Original Research ARTICLE
Evaluation of Dietary Bovine Milk Fat Globule Membrane Supplementation on Growth, Serum Cholesterol and Lipoproteins, and Neurodevelopment in the Young Pig
- 1Piglet Nutrition and Cognition Laboratory, University of Illinois, Urbana, IL, United States
- 2Neuroscience Program, University of Illinois, Urbana, IL, United States
- 3Mead Johnson Pediatric Nutrition Institute, Evansville, IN, United States
- 4Division of Nutritional Sciences, University of Illinois, Urbana, IL, United States
- 5Department of Animal Sciences, University of Illinois, Urbana, IL, United States
Introduction: Milk fat globule membrane (MFGM) is a protein- and phospholipid-rich membrane that surrounds the lipid droplet in milk. We have previously reported that a diet composed of a combination of prebiotics, bovine MFGM (bMFGM), and lactoferrin (bLf) supported brain development in young pigs. Due to the growing interest of its potential benefits in neurodevelopment, the present study focused on the effects of dietary bMFGM alone using the pig as a translational model.
Methods: Male pigs were provided ad libitum access to milk replacer with added whey protein-lipid concentrate (source of bMFGM) at 0 (CONT), 2.5 (MFGM-2.5), or 5 (MFGM-5.0) g/L from postnatal day (PND) 2 to 31. Blood was collected from pigs at PND 15 and 31, and pigs underwent behavioral testing using the novel object recognition task starting at PND 25. At PND 31, magnetic resonance imaging was conducted and animals were subsequently euthanized for tissue collection.
Results: No group differences in body weight gain or milk intake were observed. At PND 31, few group differences were detected in absolute and relative brain volumes, brain water diffusivity outcomes, or behavioral parameters using the novel object recognition task. Serum lipoprotein was higher in pigs receiving diets with added dietary bMFGM compared with the CONT group. Serum cholesterol and high-density lipoprotein significantly higher (all P < 0.05) in the MFGM-2.5 compared with the CONT group. However, cholesterol concentrations within the brain prefrontal cortex and hippocampus did not differ among dietary groups.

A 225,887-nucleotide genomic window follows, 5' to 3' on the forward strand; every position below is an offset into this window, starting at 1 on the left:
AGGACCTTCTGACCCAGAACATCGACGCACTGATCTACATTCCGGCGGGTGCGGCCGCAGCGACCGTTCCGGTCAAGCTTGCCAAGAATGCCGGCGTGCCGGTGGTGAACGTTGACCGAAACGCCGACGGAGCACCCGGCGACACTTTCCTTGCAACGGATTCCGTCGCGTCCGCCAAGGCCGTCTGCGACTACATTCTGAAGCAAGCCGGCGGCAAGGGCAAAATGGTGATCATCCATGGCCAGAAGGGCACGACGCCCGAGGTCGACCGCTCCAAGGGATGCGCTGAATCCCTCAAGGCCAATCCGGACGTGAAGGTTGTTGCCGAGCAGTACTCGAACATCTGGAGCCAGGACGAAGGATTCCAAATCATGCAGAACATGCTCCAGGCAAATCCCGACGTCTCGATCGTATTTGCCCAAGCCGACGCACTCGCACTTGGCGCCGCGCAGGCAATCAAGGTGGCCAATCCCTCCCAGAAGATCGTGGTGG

Conclusion: In this pig model, dietary supplementation with bMFGM was well-tolerated and supported growth and dietary intake similar to the control formula. Added dietary bMFGM was associated with increased serum lipoprotein, but no group differences in early brain cholesterol concentrations, macrostructure, microstructure, or recognition memory pigs at 31 days of age. Further examination of longitudinal brain development and myelination in the pig, particularly at later ages/maturation, is warranted.
Proper early-life nutrition is critical to the growing infant due to direct influence on brain development and effects on growth and cognition later in life. It is well-known that human milk is the gold-standard source of nutrition for understanding the necessary macronutrients and bioactive compounds needed for a developing child (1). However, provision of human milk is not always possible, and in those circumstances, infant formula may be used as an alternative. To support optimal infant development, there is a need to identify biologically-active factors that promote brain development and cognition in the infant. Clinical studies have demonstrated safety and potential benefits of different sources of bovine milk fat globule membrane (bMFGM) or its components in infant formula (2–6), or complementary food for infants and young children (7). We previously observed that a formula with an added prebiotic blend of polydextrose and galactooligosaccharide, bovine milk fat globule membrane (bMFGM), and lactoferrin (bLf) supported neurodevelopment using the neonatal pig model (8). However, effects of the formula with added bMFGM alone on brain development have not yet been studied in developing pigs.